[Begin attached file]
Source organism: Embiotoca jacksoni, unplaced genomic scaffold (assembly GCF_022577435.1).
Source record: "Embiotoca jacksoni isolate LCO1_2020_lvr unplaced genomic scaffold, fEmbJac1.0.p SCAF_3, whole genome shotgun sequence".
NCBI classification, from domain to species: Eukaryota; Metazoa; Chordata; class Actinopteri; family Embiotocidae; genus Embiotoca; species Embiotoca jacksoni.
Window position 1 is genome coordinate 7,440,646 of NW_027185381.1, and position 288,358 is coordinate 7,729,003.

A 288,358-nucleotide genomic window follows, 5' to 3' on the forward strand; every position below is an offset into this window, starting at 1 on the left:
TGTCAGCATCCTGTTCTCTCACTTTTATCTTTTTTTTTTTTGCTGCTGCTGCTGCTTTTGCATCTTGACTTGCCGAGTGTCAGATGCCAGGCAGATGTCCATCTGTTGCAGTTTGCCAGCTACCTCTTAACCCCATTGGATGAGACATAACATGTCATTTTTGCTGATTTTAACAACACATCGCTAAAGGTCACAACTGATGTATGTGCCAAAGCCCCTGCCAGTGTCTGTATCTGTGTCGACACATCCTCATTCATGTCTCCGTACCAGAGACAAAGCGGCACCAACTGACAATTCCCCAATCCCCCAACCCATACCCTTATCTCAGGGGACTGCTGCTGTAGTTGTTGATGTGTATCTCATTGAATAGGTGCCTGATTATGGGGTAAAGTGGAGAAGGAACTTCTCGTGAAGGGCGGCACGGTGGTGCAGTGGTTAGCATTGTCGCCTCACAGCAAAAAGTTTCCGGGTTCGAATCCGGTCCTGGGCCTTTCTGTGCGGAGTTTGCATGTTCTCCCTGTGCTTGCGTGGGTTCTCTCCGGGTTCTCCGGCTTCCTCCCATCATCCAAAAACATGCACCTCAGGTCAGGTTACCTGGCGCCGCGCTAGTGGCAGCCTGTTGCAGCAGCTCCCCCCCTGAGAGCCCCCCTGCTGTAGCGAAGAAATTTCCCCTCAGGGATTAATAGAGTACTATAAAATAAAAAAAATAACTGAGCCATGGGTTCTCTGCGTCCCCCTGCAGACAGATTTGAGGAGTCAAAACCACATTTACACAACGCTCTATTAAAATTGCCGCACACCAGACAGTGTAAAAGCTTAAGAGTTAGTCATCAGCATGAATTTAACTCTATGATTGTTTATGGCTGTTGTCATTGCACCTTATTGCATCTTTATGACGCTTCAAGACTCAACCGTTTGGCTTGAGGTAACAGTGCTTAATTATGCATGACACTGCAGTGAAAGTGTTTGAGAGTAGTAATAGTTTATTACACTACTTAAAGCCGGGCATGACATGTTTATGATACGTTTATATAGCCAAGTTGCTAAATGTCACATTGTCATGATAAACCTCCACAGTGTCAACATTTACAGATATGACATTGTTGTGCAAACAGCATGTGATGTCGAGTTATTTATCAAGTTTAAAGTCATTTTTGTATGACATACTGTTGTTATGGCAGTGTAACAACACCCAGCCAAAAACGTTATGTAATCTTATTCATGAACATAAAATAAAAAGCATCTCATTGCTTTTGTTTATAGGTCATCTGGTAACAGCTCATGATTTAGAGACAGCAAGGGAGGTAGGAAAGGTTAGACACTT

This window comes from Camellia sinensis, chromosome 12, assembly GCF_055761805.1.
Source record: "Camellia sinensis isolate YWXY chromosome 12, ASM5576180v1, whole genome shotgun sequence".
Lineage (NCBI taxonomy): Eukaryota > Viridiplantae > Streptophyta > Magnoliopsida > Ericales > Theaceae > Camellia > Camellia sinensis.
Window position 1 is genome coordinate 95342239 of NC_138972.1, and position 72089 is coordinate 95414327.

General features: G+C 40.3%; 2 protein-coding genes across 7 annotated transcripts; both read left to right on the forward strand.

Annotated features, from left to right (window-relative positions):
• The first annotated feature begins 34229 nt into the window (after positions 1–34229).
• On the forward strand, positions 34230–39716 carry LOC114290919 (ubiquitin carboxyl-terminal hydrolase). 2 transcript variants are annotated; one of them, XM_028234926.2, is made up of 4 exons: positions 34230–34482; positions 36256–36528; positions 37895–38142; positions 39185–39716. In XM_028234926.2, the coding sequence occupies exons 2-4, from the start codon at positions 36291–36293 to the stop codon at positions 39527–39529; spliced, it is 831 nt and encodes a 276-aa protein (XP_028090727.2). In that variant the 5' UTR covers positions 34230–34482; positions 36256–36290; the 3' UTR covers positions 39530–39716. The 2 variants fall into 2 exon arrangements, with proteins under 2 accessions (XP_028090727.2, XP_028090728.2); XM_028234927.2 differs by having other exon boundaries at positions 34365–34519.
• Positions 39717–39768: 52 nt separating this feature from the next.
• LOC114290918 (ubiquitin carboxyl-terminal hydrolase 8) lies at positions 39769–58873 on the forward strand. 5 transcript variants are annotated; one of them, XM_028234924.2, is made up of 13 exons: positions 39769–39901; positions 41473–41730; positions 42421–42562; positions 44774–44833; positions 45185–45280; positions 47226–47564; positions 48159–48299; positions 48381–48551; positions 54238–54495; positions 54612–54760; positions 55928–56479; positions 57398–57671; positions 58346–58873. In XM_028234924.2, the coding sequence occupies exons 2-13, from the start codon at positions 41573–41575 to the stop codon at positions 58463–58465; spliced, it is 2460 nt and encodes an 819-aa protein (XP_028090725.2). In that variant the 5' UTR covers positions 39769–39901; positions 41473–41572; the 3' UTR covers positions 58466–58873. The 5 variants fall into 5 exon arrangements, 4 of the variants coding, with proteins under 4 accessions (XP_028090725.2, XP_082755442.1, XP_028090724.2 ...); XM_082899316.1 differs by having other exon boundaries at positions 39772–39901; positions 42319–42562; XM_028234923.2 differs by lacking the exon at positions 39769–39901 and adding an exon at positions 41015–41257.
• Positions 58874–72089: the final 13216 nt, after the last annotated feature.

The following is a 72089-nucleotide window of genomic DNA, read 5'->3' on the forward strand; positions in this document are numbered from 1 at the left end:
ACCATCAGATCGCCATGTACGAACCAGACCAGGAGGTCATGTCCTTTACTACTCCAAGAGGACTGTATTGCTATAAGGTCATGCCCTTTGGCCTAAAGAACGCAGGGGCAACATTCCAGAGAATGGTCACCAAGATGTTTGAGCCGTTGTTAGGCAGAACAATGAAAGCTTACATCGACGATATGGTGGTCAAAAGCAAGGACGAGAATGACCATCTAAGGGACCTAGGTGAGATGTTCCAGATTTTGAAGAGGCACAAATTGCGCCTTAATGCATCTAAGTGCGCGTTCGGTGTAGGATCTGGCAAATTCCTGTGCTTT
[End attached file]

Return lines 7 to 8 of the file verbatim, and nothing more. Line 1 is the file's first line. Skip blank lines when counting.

This window comes from Camellia sinensis, chromosome 12, assembly GCF_055761805.1.
Source record: "Camellia sinensis isolate YWXY chromosome 12, ASM5576180v1, whole genome shotgun sequence".